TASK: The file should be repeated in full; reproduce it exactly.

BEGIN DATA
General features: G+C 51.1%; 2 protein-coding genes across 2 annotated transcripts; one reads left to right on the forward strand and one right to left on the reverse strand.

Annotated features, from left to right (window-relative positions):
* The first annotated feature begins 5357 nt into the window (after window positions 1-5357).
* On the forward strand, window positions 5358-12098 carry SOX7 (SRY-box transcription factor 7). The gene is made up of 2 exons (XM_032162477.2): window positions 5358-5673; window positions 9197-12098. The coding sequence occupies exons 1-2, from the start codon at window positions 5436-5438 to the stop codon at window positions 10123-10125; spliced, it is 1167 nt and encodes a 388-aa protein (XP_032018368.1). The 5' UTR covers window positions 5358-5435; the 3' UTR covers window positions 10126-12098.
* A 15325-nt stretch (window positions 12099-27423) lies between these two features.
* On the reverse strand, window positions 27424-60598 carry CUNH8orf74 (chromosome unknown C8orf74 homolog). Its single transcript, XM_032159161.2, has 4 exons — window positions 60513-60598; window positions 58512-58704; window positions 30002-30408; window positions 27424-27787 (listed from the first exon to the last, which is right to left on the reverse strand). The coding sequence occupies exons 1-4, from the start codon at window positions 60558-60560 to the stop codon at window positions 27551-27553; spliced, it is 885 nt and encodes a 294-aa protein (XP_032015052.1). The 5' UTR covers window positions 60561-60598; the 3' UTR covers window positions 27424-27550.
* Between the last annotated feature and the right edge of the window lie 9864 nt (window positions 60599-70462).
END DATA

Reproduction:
General features: G+C 51.1%; 2 protein-coding genes across 2 annotated transcripts; one reads left to right on the forward strand and one right to left on the reverse strand.

Annotated features, from left to right (window-relative positions):
* The first annotated feature begins 5357 nt into the window (after window positions 1-5357).
* On the forward strand, window positions 5358-12098 carry SOX7 (SRY-box transcription factor 7). The gene is made up of 2 exons (XM_032162477.2): window positions 5358-5673; window positions 9197-12098. The coding sequence occupies exons 1-2, from the start codon at window positions 5436-5438 to the stop codon at window positions 10123-10125; spliced, it is 1167 nt and encodes a 388-aa protein (XP_032018368.1). The 5' UTR covers window positions 5358-5435; the 3' UTR covers window positions 10126-12098.
* A 15325-nt stretch (window positions 12099-27423) lies between these two features.
* On the reverse strand, window positions 27424-60598 carry CUNH8orf74 (chromosome unknown C8orf74 homolog). Its single transcript, XM_032159161.2, has 4 exons — window positions 60513-60598; window positions 58512-58704; window positions 30002-30408; window positions 27424-27787 (listed from the first exon to the last, which is right to left on the reverse strand). The coding sequence occupies exons 1-4, from the start codon at window positions 60558-60560 to the stop codon at window positions 27551-27553; spliced, it is 885 nt and encodes a 294-aa protein (XP_032015052.1). The 5' UTR covers window positions 60561-60598; the 3' UTR covers window positions 27424-27550.
* Between the last annotated feature and the right edge of the window lie 9864 nt (window positions 60599-70462).